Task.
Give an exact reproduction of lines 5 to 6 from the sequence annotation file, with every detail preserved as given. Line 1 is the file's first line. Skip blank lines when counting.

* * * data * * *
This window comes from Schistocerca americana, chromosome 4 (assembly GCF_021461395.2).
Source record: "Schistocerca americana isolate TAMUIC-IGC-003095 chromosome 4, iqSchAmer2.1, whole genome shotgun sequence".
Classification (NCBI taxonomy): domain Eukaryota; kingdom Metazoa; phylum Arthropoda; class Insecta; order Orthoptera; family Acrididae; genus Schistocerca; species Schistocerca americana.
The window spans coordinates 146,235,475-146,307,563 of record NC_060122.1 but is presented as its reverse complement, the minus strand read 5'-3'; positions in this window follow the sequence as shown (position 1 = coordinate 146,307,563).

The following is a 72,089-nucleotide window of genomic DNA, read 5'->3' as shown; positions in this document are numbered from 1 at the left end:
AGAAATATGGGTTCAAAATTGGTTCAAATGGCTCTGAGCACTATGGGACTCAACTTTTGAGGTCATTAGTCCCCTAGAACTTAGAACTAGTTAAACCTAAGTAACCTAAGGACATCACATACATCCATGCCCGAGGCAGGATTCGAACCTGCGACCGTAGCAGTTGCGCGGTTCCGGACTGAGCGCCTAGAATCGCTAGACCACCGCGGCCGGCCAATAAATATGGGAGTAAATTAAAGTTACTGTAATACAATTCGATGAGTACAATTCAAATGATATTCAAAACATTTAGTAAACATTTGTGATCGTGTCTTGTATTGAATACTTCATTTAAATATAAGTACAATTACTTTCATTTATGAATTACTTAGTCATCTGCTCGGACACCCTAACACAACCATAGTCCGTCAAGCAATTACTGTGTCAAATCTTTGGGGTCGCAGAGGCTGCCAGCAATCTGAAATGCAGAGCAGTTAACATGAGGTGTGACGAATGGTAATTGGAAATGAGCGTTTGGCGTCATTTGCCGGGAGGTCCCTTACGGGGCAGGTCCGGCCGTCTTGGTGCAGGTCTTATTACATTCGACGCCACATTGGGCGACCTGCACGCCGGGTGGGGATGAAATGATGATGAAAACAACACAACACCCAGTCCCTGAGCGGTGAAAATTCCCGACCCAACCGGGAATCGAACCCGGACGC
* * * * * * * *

The following is a 72,089-nucleotide window of genomic DNA, read 5'->3' as shown; positions in this document are numbered from 1 at the left end:
AGAAATATGGGTTCAAAATTGGTTCAAATGGCTCTGAGCACTATGGGACTCAACTTTTGAGGTCATTAGTCCCCTAGAACTTAGAACTAGTTAAACCTAAGTAACCTAAGGACATCACATACATCCATGCCCGAGGCAGGATTCGAACCTGCGACCGTAGCAGTTGCGCGGTTCCGGACTGAGCGCCTAGAATCGCTAGACCACCGCGGCCGGCCAATAAATATGGGAGTAAATTAAAGTTACTGTAATACAATTCGATGAGTACAATTCAAATGATATTCAAAACATTTAGTAAACATTTGTGATCGTGTCTTGTATTGAATACTTCATTTAAATATAAGTACAATTACTTTCATTTATGAATTACTTAGTCATCTGCTCGGACACCCTAACACAACCATAGTCCGTCAAGCAATTACTGTGTCAAATCTTTGGGGTCGCAGAGGCTGCCAGCAATCTGAAATGCAGAGCAGTTAACATGAGGTGTGACGAATGGTAATTGGAAATGAGCGTTTGGCGTCATTTGCCGGGAGGTCCCTTACGGGGCAGGTCCGGCCGTCTTGGTGCAGGTCTTATTACATTCGACGCCACATTGGGCGACCTGCACGCCGGGTGGGGATGAAATGATGATGAAAACAACACAACACCCAGTCCCTGAGCGGTGAAAATTCCCGACCCAACCGGGAATCGAACCCGGACGC